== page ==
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John Gardner

Chapter 6

Chapter 5

Chapter 6, page 2

page 1 of 2

I had become something, as if born again. . . . I was Grendel, Ruiner of Meadhalls, Wrecker of Kings! But also, as never before, I was alone.

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After his encounter with the dragon, Grendel begins to see the world as a meaningless place. Despite this new outlook, he still has no intention of systematically terrifying the Danes. One night, Grendel finds himself watching the meadhall and listening to the Shaper’s song. The song has a different effect on Grendel now: rather than feeling doubt, distress, loneliness, or shame, he feels anger at the listeners’ ignorance and self-satisfaction. Suddenly, Grendel hears a stick snap, and he turns to find a guard behind him. The guard strikes at Grendel, but is mysteriously unable to hurt him. Other Danes rush up to attack and are similarly thwarted. Grendel slowly realizes that the dragon has put a charm on him that renders him impervious to weapons. Laughing grimly, Grendel backs towards the woods, holding a guard whose head he bites off gleefully.

A few nights later, Grendel launches his first raid on the humans, thus beginning the twelve-year war. He is filled with joy but, strangely, also feels more alone than ever before. A few raids later, Hrothgar’s thanes meet Grendel’s attack on the meadhall with much poetic boasting, retaliating with whoops and howls in the name of Hrothgar. Grendel has a vision of these attacks continuing mechanically until the end of time, and in his rage he begins to smash the hall.

From across the hall, a thane named Unferth approaches Grendel. Unferth challenges Grendel very lyrically, and Grendel responds sarcastically, surprising Unferth with his capacity for language. Grendel goes on to taunt Unferth about the difficulty of being a hero. He tells Unferth that he pities the hero’s terrible burden—always having to watch what he says or does, never being allowed to slip up. But on second thought, Grendel figures, the burdens of heroism are probably all worth it for the feelings of superiority and comfort of self-knowledge that come with being a hero. Unferth withers under Grendel’s verbal attack; then, to add insult to injury, Grendel begins pelting him with apples. Unferth begins to cry, and Grendel leaves the meadhall with mixed feelings of disgust and satisfaction.

Three days later, Grendel awakes in his cave to find that Unferth has followed him. Though exhausted and battered by his journey through the pool of firesnakes, Unferth nevertheless launches into an impassioned argument that his journey to Grendel’s cave will be the subject of Danish songs for generations. Before Unferth finishes, however, he abandons his poetic tone and confronts Grendel about his condemnation of heroism. Unferth claims that heroism is about more than simply fairy tales and poetry. He claims that, as no human will know whether he actually came to Grendel’s mere or simply fled like a coward to the hills, his decision to challenge Grendel shows he has inner heroism.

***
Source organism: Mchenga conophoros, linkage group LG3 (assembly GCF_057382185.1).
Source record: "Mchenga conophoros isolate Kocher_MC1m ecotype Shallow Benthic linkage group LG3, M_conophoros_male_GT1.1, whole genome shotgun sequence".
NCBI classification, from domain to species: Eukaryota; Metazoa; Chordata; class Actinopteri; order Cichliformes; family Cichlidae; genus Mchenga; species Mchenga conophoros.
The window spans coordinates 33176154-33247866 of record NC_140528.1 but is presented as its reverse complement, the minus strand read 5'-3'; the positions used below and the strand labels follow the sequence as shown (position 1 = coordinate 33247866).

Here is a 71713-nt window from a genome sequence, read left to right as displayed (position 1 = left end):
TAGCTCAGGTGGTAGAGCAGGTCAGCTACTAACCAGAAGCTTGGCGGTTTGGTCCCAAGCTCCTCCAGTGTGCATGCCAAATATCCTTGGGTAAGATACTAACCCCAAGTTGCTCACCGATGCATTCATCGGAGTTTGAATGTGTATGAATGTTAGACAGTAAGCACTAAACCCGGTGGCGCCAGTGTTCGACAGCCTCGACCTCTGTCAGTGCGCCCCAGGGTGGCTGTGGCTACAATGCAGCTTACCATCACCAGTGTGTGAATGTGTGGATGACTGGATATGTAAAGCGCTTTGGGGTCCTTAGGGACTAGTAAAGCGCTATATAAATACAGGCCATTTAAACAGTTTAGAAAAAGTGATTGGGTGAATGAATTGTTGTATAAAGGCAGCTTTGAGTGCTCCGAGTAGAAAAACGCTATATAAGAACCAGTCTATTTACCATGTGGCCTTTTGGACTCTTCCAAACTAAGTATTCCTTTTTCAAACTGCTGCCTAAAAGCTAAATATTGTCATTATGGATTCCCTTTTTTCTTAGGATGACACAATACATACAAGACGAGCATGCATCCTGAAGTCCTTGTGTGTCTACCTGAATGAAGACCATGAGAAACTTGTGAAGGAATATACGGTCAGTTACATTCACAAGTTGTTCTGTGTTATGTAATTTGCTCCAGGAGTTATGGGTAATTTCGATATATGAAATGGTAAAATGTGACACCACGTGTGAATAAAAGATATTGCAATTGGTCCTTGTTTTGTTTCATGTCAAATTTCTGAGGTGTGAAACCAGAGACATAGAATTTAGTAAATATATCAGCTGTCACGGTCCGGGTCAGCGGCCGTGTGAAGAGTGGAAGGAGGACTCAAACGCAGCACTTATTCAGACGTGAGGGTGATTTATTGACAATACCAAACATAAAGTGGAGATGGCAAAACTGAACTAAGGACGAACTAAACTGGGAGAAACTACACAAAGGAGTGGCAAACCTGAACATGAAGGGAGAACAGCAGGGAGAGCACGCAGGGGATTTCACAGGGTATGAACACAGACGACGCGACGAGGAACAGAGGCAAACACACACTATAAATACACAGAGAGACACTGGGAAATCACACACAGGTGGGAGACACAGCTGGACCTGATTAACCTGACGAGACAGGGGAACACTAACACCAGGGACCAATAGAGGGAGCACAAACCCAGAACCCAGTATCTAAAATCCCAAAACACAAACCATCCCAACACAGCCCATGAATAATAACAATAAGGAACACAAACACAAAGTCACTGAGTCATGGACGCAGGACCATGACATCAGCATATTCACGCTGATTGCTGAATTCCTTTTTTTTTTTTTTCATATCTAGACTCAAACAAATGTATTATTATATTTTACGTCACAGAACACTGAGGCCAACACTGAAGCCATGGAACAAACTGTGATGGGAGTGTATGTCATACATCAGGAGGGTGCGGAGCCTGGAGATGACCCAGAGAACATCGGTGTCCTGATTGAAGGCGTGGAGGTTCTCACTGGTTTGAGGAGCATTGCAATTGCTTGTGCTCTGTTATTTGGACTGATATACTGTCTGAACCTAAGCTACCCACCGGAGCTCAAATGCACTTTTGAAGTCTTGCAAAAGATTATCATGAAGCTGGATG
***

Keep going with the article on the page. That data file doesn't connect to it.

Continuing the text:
Grendel, however, feels that Unferth has just contradicted his earlier assertion that he will live on in the Scyldings’ poetry. Unferth becomes enraged at Grendel’s apparent indifference. Unferth claims that heroism gives the world meaning, for a hero sees “value beyond what’s possible,” thereby fueling the struggle of humanity. Grendel retorts that heroism also breaks up the boredom of life. Further angered, Unferth declares that either he or Grendel will die that night in the cave. Grendel, however, says that he plans to carry Unferth back to the meadhall unscathed. Unferth swears he would rather kill himself, but Grendel points out that such an action would appear rather cowardly. Beaten and spent, Unferth falls asleep on the cave floor, and Grendel carries him back to Hrothgar’s hall. Unferth lives throughout the twelve-year war, crazy with frustration at the fact that Grendel taunts him by sparing his life during every raid.


Grendel, as he mulls over his meeting with the dragon, begins to display some of the dragon’s characteristics: his confusion and frustration with mankind blossom into full-fledged disdain. In light of the dragon’s nihilistic views on the essential meaninglessness of all actions and the fatalistic nature of the world, the hope the Danes display enrages Grendel. Whereas the dragon used to manifest himself as a dark, intangible presence in the woods, now he haunts Grendel as a smell in the air, leading him on and goading him into more intense nihilism.

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Grendel represents Agnar, son of Ingeld

by beowulfgeek, December 19, 2012

Spent a lot of years working on 'Beowulf' and I reckon that the monsters represent human characters. In my view: Grendel represents Agnar, son of Ingeld; Grendel's Mum represents the daughter of Earl Swerting of Sweden (and the first wife of Ingeld); and the Dragon represents Onela, king of the Swedes. I think that there has been a scribal error right at the beginning of the poem, which has made Scyld's 'bearn' (Modern English, 'bairn') into Beowulf the First. Thus the real parallels of the poem have been lost.

As far as the first tw


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The intricate art of glugging

by chinchilla99999, September 15, 2013

6 reasons you should consider being a cat
1.Free food
2.Free rent
3.Sleep as long as you want to
4.Look great with no effort
5.Grooming requires nothing but your tongue
6.License to kill(mickey mouse)


8 out of 13 people found this helpful

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